Oh, and the situation is even worse in German, where we have to jump through a lot of hoops to write gender-neutral text. E.g.:

    • gerundiums (is this an english word?)

      It's gerund [] in English. You can't use one to get around a pronoun's gender, though, or at least I think it'd be very awkward.

      • Funny!

        There where gerundiums and gerunds in Latin, but German ditched the gerunds. It seems that English ditches gerundiums.

        Anyway, discerning between gerundiums and gerunds was a constant source of pain for me (and others) in our latin classes...
  • "he" does not necessarily mean it is a man. []

    he ...
      "2 -- used in a generic sense or when the sex
      of the person is unspecified < he that hath ears
      to hear, let him hear -- Matthew 11:15 (Authorized
      Version)> one should do the best he can>"
  • "He" is not gender neutral.

    To put my pedant hat on, I must point out that dictionarys do in fact indicate a gender neutral definition for "he". My Concise Oxford, for example, says "a person ... of unspecified sex".

    I wouldn't deny for a moment that such meanings are considered dated now. It's pretty hard to overlook the obvious male bias in the word. As both you and Adam point out, the English language lacks a comfortable alternative. Perhaps you'd like to coin one?

    There's a bit of a chicken-and-

  • ... what exactly is the proper and established gender-neutral singular pronoun in English?

    (All of the style guides to which I write suggest switching back and forth between "he" and "she" and I'm fine with that to the extent that I have no desire to give offense. However, in a language that barely supports gender anywhere but specific singular pronouns and yet lacks a neuter case, it feels weird.)

    • ... what exactly is the proper and established gender-neutral singular pronoun in English?


      At least, it was both proper and established long before the Latin-besotted prescriptive grammarians sunk their talons into English usage.

      See Wikipedia [] for a summary, and this site [] for more detail than you could possibly desire.

      Personally, I strive very hard either to cast my subjects in the plural, or to avoid the use of pronouns entirely. All the "approved" alternatives are ugly, cumbersome, or bot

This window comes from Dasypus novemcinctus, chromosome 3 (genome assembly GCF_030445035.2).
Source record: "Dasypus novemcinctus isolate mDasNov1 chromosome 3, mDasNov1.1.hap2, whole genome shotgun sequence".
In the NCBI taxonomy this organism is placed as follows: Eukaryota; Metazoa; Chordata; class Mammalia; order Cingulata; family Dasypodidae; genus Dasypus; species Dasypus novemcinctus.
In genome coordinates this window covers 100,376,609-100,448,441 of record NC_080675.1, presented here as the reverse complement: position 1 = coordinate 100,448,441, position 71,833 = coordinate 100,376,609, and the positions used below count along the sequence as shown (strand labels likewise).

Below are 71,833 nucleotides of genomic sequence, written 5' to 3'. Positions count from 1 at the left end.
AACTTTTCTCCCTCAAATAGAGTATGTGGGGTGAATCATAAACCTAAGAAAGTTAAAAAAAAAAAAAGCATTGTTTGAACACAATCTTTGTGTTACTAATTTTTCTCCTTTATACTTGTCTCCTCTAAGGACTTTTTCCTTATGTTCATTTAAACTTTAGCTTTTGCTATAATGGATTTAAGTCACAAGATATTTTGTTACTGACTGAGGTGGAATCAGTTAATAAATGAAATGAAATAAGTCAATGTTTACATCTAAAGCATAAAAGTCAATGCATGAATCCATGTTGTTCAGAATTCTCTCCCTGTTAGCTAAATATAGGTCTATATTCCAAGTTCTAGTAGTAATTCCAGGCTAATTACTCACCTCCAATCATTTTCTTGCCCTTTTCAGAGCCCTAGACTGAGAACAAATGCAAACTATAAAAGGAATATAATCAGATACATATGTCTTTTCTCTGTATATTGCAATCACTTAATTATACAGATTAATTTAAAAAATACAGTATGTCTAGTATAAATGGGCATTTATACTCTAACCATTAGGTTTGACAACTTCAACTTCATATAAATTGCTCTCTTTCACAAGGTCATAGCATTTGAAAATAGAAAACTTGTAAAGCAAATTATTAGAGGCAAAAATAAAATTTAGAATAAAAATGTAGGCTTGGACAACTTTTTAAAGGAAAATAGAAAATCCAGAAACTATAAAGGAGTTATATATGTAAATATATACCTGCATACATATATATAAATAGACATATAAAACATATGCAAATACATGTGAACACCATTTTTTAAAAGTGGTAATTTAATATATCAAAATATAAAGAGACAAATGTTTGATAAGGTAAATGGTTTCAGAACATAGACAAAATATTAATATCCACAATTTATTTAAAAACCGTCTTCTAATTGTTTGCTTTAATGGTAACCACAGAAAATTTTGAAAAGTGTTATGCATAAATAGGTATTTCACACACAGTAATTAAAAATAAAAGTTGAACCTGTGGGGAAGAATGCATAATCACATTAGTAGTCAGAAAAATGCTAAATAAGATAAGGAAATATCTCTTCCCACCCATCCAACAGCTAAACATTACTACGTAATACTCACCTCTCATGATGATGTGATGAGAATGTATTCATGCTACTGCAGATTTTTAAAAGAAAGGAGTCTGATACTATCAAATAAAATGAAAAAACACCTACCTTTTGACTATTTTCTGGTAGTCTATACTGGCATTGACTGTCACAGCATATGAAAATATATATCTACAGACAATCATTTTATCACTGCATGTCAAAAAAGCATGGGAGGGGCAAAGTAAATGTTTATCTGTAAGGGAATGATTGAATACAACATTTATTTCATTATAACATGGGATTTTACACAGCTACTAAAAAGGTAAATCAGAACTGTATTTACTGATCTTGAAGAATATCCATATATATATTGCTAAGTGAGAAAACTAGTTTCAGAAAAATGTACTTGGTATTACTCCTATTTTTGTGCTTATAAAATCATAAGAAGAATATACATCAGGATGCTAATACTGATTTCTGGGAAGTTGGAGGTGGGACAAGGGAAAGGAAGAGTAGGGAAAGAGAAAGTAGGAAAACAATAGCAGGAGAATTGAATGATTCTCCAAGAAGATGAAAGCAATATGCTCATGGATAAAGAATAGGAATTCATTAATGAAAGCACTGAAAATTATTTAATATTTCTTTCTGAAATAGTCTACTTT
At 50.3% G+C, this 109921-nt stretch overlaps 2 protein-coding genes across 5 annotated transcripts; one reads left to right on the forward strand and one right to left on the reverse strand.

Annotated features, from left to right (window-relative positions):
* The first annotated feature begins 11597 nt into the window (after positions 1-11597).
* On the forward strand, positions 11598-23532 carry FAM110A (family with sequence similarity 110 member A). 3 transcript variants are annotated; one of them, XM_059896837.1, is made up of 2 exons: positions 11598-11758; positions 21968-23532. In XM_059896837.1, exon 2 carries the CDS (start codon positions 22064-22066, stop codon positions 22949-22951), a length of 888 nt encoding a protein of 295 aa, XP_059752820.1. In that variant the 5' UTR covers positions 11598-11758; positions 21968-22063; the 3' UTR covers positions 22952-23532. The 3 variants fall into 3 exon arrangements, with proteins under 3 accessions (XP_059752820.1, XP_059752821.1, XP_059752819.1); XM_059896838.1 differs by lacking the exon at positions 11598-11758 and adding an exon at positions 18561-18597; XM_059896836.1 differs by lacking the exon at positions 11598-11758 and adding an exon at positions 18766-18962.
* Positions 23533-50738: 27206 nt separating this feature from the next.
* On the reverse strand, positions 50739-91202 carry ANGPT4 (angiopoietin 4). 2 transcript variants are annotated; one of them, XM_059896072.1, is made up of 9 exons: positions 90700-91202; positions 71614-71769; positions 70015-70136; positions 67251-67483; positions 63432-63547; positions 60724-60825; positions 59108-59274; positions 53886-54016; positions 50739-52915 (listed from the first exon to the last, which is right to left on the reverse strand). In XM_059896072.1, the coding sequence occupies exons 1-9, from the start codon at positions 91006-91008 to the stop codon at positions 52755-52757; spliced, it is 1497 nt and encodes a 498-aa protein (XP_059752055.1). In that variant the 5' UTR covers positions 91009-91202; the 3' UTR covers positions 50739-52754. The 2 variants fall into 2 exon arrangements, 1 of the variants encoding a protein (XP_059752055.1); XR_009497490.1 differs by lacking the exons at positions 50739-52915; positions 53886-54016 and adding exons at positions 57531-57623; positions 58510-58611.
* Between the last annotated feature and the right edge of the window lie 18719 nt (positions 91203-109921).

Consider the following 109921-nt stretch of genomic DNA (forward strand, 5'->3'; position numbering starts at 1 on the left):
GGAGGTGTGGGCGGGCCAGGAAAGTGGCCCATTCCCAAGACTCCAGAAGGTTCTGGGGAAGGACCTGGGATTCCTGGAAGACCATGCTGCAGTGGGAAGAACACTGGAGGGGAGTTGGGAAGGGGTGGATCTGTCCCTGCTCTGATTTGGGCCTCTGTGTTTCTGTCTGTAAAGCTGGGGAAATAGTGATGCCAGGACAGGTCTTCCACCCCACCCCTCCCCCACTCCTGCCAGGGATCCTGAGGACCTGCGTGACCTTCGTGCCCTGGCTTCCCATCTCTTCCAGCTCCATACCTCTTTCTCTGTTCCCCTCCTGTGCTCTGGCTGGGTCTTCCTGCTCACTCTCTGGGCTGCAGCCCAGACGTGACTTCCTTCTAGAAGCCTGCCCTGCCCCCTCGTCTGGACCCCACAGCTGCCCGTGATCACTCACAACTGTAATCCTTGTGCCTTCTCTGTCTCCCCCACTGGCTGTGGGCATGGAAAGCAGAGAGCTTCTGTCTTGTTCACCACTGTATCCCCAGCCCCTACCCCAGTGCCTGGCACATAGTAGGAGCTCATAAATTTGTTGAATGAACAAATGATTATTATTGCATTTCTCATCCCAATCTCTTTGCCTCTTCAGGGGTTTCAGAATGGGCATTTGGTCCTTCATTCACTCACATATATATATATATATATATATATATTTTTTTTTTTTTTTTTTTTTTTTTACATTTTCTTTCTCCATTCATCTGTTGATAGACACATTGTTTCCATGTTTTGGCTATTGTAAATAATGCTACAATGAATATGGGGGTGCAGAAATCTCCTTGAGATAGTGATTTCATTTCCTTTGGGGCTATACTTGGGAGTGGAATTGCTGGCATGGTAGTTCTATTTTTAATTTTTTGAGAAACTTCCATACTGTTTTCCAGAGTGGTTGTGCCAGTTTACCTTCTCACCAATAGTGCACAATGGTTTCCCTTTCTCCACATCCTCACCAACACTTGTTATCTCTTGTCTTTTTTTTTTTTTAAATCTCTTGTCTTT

• I considered adding a link to the last time the subject came up, but I rolled and hoped you wouldn't read this comment. I didn't even use your name!

        • I didn't even use your name!
          What makes you think I don't read everything that mentions your name? >;-)


  • This made me think of something. I'm hearing more and more people, women including, speaking to groups of people and referring to the group as "guys". Merriam-Webster has added it even: 3b -- "used in plural to refer to the members of a group regardless of sex ".
    • There is a bit of a backlash against this use, which can get pretty silly []. Douglas "G.E.B." Hofstadter is quite strongly anti-"guy", basically since "guy", in the singular, strongly defaults to male ("I saw a guy running down the street"), so he sees using "guys" as sexist as using "he" as default, or "fireman". I think that he even views it as worse, because to him women calling themselves "guys" is inherently self-denigrating. I don't know if anyone's really ever bothered to argue with this view, but i
  • "This may not please your manager, as it may also believe that what you want is the lowest price, and so on." :)
  • I am not doing this always but when it seems to be important to be very gender neutral (as opposed to it which is the neutral gender) I tend to use s/he.

    Ocassionally, when I decide to go with only she and then I get to an example where she makes all kinds of mistakes I start to feel bad - am I emphasizing with that phrasing that only females make those mistakes ??? - and then I go back to use he in such examples.

    In this sense Hungarian is so much simpler where there is no gender whatsoever in the langu

  • I know that guy. durn elbonians. they haven't discovered all the vowels yet. I just blogged the same thing.. []
  • There is an indefinite pronoun that has fallen out of usage, name "one", unfortunetly it is usually misunderstood as meaning "I", but in fact means an indefinite person. The problem is that it doesn't refer back to someone identified earlier, though it is gender neutral.

    I have sometimes seen in older texts the term "that one" to refer to an identified person in a gender neutral way. Sounds a bit clumsy today though

    This may not please your manager, as that one may also believe that what you want is t